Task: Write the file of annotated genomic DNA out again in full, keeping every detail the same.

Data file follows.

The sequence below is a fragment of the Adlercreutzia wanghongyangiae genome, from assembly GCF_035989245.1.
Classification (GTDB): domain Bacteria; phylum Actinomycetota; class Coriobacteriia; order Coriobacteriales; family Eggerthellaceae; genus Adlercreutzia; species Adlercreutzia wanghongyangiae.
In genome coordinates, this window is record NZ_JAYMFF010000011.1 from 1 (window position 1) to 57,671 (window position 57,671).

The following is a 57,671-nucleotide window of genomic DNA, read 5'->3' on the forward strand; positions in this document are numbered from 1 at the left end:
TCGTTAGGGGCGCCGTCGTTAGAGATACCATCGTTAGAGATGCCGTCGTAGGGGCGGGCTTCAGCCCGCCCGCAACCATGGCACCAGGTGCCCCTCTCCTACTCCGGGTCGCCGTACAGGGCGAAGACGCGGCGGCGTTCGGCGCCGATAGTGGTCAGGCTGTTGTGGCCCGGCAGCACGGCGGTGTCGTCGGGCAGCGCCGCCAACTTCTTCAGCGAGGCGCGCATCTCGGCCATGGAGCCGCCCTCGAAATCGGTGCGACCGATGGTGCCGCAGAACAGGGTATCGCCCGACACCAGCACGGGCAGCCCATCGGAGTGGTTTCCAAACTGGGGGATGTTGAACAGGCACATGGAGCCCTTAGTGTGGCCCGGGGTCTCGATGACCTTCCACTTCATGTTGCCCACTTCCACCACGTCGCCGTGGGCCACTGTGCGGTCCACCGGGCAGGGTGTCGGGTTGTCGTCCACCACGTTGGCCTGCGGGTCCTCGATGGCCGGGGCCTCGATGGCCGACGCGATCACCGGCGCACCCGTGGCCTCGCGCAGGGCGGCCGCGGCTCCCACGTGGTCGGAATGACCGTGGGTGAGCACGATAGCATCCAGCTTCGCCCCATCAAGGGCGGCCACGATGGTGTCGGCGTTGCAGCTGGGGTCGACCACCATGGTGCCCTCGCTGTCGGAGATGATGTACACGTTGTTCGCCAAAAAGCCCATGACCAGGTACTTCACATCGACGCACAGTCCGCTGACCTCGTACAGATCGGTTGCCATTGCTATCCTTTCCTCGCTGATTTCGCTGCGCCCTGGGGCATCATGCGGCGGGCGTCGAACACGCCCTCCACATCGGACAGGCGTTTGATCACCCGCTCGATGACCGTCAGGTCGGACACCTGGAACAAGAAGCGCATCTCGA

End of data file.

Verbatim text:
The sequence below is a fragment of the Adlercreutzia wanghongyangiae genome, from assembly GCF_035989245.1.
Classification (GTDB): domain Bacteria; phylum Actinomycetota; class Coriobacteriia; order Coriobacteriales; family Eggerthellaceae; genus Adlercreutzia; species Adlercreutzia wanghongyangiae.
In genome coordinates, this window is record NZ_JAYMFF010000011.1 from 1 (window position 1) to 57,671 (window position 57,671).

The following is a 57,671-nucleotide window of genomic DNA, read 5'->3' on the forward strand; positions in this document are numbered from 1 at the left end:
TCGTTAGGGGCGCCGTCGTTAGAGATACCATCGTTAGAGATGCCGTCGTAGGGGCGGGCTTCAGCCCGCCCGCAACCATGGCACCAGGTGCCCCTCTCCTACTCCGGGTCGCCGTACAGGGCGAAGACGCGGCGGCGTTCGGCGCCGATAGTGGTCAGGCTGTTGTGGCCCGGCAGCACGGCGGTGTCGTCGGGCAGCGCCGCCAACTTCTTCAGCGAGGCGCGCATCTCGGCCATGGAGCCGCCCTCGAAATCGGTGCGACCGATGGTGCCGCAGAACAGGGTATCGCCCGACACCAGCACGGGCAGCCCATCGGAGTGGTTTCCAAACTGGGGGATGTTGAACAGGCACATGGAGCCCTTAGTGTGGCCCGGGGTCTCGATGACCTTCCACTTCATGTTGCCCACTTCCACCACGTCGCCGTGGGCCACTGTGCGGTCCACCGGGCAGGGTGTCGGGTTGTCGTCCACCACGTTGGCCTGCGGGTCCTCGATGGCCGGGGCCTCGATGGCCGACGCGATCACCGGCGCACCCGTGGCCTCGCGCAGGGCGGCCGCGGCTCCCACGTGGTCGGAATGACCGTGGGTGAGCACGATAGCATCCAGCTTCGCCCCATCAAGGGCGGCCACGATGGTGTCGGCGTTGCAGCTGGGGTCGACCACCATGGTGCCCTCGCTGTCGGAGATGATGTACACGTTGTTCGCCAAAAAGCCCATGACCAGGTACTTCACATCGACGCACAGTCCGCTGACCTCGTACAGATCGGTTGCCATTGCTATCCTTTCCTCGCTGATTTCGCTGCGCCCTGGGGCATCATGCGGCGGGCGTCGAACACGCCCTCCACATCGGACAGGCGTTTGATCACCCGCTCGATGACCGTCAGGTCGGACACCTGGAACAAGAAGCGCATCTCGA